Kuwait is a young country. There were no settlements to speak of until about 200 years ago, and these were little more than small market towns where fishers and Bedouin from the surrounding desert traded their wares.
It is thus fair to say that when speaking of the arts, one can only do so since the oil boom that started in the mid-1940s, when the modern Gulf state came into existence.
When put into regional perspective, Kuwait has a distinctive cultural history. A reverse history, one might say, that saw the country go from a liberal haven for artists from all over the region to a restrictive place where the arts face official censorship and a reluctant society.
In its early oil days, Kuwait was like a sponge. Kuwaitis travelling and studying abroad wholeheartedly absorbed and embraced Western art and culture and brought it home. Kuwait became the frontrunner of modernism.
The 1960s and ‘70s were the golden years for local artists such as the sculptor Sami Mohammad and the painter Khalifa Qattan, who overcame traditional and religious dogmas to become popular and successful.
Galleries such as the extant Sultan Gallery opened and theatre thrived. Those were also the years that saw the construction of landmark modernist buildings designed by foreign architects such as the National Assembly Building (1972, Jørn Utzon), the Kuwait Towers (1977, Malene Bjørn) and al-Sawaber (1981, Arthur Erikson), one of Kuwait’s first high-density housing complexes.
The National Assembly Building and Kuwait Towers still grace the country’s skyline but al-Sawaber was demolished in early 2019, despite protests and court cases by those who wished to save Kuwait’s sparse cultural history.
The fate of al-Sawaber mirrors the fate of many of the arts. From the 1980s, the country became increasingly religious – and now rivals Saudi Arabia for conservatism – with dramatic consequences for the arts.
The art scene dwindled and non-descript architecture took over. New institutions such as the opera house, opened in 2016, and cultural centre, opened in 2018, host non-provocative shows and exhibitions. The buildings housing them are characterized by their size, expense and bland design, and all of them are invariably clad with geometric forms inspired by Islamic architecture.
Writers who cross the censorship line sell their books from the trunk of their cars and art house movies are shown underground.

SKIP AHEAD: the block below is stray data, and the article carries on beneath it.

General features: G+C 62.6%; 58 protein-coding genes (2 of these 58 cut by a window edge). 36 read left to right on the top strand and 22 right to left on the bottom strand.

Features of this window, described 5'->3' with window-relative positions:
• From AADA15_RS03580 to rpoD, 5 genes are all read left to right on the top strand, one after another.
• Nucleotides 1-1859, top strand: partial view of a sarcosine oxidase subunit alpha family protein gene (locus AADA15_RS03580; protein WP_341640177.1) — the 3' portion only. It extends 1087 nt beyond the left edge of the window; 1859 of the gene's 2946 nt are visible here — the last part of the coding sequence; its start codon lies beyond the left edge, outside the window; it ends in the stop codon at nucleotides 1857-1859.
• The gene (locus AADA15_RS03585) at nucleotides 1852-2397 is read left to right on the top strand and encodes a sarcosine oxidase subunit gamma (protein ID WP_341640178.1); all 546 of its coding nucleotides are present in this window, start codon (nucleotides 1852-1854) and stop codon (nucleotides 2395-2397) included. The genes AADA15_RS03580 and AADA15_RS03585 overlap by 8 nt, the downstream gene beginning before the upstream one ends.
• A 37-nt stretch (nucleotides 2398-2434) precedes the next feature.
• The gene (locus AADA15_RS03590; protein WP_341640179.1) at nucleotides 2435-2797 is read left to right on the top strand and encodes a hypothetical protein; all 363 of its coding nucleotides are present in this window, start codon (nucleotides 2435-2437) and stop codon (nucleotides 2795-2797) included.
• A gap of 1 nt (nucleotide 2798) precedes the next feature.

The factors behind this change from liberalism to conservatism are hard to explain. However, several developments can be considered pivotal. First of all, the demographics changed when large groups of Bedouins from Saudi Arabia were nationalized in the 1980s, bringing with them a more traditional and conservative outlook. Today, public schools do not teach art or literature.
In addition, according to many Kuwaitis, Sheikh Jaber al-Ahmed al-Sabah, Kuwait’s emir in 1985, became increasingly religious after a failed assassination attempt by a group believed to be linked to Iran. He allegedly started facilitating the Islamist Muslim Brotherhood movement, which until then had not had much of a foothold in Kuwait. The Iraqi invasion in 1990 also played a role because many Kuwaitis were told – and began to believe – that the invasion was a punishment for the country’s liberalism.
In this environment, do the arts in Kuwait have a future? There has always been a resilient group of artists who have continued to express themselves, even if it is from the trunk of their cars. A new generation of architects, painters, graffiti artists and so on is also emerging that is less bound by tradition or religion than their predecessors. And galleries such as CAP continue to host high-quality exhibitions.
Moreover, consumer demand is helping to push the boundaries of ‘acceptable’ art. Put another way, consumers are once again giving space to Kuwait’s former liberalism. However, there is still a small, but highly influential, segment of society that is resisting this development. “It is like one family member telling the rest of the family that this is not allowed and that is unacceptable,” one Kuwaiti described the situation.
The problem is that the country’s leadership does not want any issues with this family member, who is backed by a rather powerful neighbour. Kuwait’s current cultural status is thus a reflection of its (geo)political position rather than what people actually want to see or hear. Greater freedom of expression in Saudi Arabia would almost certainly mean the same for Kuwait, although the latter would have to spend some time recapturing the artistic sprit that still lurks beneath the surface. It seems this is only a matter of time.